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Species Presentation

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by

Matthew Eliason

on 19 January 2014

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Transcript of Species Presentation

Species Presentation
I made the decision to study and observe the green sea turtle also known as the Chelonia Mydas, of how many times I've seen them out here in Hawaii. I've seen how quickly and nimbly they glide through the water when I have went snorkeling or scuba diving. I was able to easily observe them here in Oahu, Hawaii since they are often sun bathing on Laniakea Beach in North Shore, which is also known as turtle beach to the locals. All of the pictures in my presentation I took personally.
The Green Sea Turtle
(Chelonia Mydas)

Organism Introduction
The green sea turtle's diet for most its life consists of sea grasses and algae. While this is the case for the better part of its life, a juvenile green sea turtle is mostly carnivorous until reaching maturity. Juvenile turtles will feed on sponges, shrimp, jellyfish, seaweed, crabs, snails, algae and mollusks. Green sea turtles actually switch from being a omnivore to a herbivore when it reaches full maturity.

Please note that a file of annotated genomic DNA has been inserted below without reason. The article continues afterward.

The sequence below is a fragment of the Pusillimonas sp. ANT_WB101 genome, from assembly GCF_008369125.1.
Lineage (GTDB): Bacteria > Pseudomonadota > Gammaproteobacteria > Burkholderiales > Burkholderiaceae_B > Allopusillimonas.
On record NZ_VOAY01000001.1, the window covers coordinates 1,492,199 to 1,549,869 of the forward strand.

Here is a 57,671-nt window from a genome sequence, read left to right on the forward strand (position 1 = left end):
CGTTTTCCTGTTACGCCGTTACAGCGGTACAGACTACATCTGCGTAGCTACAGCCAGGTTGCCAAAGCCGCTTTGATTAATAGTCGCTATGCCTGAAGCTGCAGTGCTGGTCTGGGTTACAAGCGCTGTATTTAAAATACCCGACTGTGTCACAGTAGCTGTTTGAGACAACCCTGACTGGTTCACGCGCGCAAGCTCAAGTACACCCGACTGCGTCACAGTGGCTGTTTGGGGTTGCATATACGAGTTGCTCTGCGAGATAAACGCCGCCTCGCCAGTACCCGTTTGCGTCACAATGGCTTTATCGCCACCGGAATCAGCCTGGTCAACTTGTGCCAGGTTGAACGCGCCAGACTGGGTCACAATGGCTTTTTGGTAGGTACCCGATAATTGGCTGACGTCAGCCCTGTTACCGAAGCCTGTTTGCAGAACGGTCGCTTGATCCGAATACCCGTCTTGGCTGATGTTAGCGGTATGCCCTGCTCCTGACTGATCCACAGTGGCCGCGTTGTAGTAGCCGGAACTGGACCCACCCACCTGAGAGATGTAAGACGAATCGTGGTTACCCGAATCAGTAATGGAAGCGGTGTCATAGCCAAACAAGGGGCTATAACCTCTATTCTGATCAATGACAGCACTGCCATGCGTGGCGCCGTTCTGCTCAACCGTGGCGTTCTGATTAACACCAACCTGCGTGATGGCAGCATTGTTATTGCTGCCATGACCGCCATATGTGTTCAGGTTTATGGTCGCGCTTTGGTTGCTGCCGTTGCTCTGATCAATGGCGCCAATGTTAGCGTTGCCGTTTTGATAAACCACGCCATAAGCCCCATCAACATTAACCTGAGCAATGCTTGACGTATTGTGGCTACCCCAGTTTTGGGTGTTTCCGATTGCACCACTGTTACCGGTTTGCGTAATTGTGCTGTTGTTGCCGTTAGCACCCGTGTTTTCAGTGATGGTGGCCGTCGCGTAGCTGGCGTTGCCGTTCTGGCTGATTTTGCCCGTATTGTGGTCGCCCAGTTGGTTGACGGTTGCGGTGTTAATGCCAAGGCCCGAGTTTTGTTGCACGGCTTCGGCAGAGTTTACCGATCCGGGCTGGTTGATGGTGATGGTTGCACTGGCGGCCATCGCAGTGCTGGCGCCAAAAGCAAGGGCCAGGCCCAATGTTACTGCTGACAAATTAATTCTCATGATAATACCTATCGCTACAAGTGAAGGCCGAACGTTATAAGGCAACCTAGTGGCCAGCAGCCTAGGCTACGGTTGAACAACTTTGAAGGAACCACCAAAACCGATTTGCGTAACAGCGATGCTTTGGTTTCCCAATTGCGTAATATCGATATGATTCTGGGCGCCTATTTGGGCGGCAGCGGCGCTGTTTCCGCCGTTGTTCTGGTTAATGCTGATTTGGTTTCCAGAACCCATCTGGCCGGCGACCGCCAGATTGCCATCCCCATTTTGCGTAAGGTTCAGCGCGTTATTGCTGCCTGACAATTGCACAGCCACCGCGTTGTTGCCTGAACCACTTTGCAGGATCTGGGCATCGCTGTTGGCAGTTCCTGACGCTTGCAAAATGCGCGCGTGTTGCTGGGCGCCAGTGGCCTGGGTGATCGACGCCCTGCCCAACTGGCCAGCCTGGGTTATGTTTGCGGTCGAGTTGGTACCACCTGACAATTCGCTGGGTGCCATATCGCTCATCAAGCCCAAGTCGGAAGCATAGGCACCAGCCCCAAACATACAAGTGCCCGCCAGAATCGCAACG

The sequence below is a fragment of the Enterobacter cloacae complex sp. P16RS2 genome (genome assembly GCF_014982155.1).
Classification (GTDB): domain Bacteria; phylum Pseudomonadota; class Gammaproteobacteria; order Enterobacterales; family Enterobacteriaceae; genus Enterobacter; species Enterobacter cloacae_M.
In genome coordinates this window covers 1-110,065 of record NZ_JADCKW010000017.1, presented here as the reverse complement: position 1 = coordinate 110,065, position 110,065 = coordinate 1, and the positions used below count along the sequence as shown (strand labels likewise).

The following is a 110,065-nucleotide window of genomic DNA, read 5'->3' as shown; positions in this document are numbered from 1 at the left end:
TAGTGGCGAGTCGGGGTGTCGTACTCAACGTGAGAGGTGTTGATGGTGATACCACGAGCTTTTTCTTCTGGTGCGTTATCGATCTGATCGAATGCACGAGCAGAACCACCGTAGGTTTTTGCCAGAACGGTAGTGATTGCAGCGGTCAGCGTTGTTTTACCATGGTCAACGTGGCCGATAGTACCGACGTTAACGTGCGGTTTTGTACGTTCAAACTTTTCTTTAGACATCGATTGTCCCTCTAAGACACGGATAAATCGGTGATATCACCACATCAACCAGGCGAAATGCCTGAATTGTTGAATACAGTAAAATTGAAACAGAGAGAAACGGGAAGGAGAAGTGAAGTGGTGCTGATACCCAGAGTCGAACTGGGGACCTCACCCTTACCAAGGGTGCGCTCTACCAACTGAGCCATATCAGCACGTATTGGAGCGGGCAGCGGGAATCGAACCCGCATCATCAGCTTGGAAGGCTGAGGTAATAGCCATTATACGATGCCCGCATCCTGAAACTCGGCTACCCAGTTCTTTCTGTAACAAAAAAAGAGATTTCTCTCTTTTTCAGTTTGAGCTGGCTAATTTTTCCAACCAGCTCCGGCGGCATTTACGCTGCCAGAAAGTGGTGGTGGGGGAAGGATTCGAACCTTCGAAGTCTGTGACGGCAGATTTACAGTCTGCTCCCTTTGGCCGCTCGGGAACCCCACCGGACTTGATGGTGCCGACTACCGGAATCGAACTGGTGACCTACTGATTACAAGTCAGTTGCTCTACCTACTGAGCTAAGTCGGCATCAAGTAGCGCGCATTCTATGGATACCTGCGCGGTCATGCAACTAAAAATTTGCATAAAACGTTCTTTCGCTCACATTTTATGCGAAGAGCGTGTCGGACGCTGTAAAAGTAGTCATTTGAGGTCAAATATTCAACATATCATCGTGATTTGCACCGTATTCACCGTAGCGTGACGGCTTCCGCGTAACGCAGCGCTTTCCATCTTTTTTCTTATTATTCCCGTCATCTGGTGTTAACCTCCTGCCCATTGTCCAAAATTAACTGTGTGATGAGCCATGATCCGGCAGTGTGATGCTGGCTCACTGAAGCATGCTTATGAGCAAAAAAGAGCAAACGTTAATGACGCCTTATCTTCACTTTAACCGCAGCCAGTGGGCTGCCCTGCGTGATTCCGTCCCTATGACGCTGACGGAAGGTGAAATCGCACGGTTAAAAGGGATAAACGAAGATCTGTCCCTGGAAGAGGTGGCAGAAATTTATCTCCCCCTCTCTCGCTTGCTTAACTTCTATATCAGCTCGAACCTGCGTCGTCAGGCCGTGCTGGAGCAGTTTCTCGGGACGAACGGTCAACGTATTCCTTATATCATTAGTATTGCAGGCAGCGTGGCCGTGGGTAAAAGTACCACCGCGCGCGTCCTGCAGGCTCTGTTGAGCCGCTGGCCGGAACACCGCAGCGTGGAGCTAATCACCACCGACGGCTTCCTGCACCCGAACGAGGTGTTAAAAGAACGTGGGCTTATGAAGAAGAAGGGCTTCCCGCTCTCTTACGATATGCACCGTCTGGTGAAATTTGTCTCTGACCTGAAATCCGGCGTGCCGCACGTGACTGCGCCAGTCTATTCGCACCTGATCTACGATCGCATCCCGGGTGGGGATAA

Mating culture for the green sea turtle is very unique in the way that unlike mammals and bird they do create life long bonds with each other have multiple mating partners. Male and female green sea turtles do not take of the eggs or nest after the eggs are laid. Female green sea turtles mate with multiple partners and store the sperm for a later time when eggs are to be fertilized. Mating season is generally between March and October. When males try copulate with a prospective female they will lock onto the back of the female with the claws that are on the front flippers.
http://www.defenders.org/sea-turtles/basic-facts
http://seaworld.org/animalinfo/animal-info/animal-infobooks/sea-turtles/reproduction/
The sea turtles out here in Hawaii sometime like to rest under rocks or near the shoreline where the water is warmer. But a lot of the turtles just come right up onto the beach. These turtles are laying eggs and Hawaii is not a documented nesting ground for these turtles. The turtle that is basking here is known as "Brutus" and if you look closely at the picture of him to the left you can see the flipper that was partially bitten off by a tiger shark.
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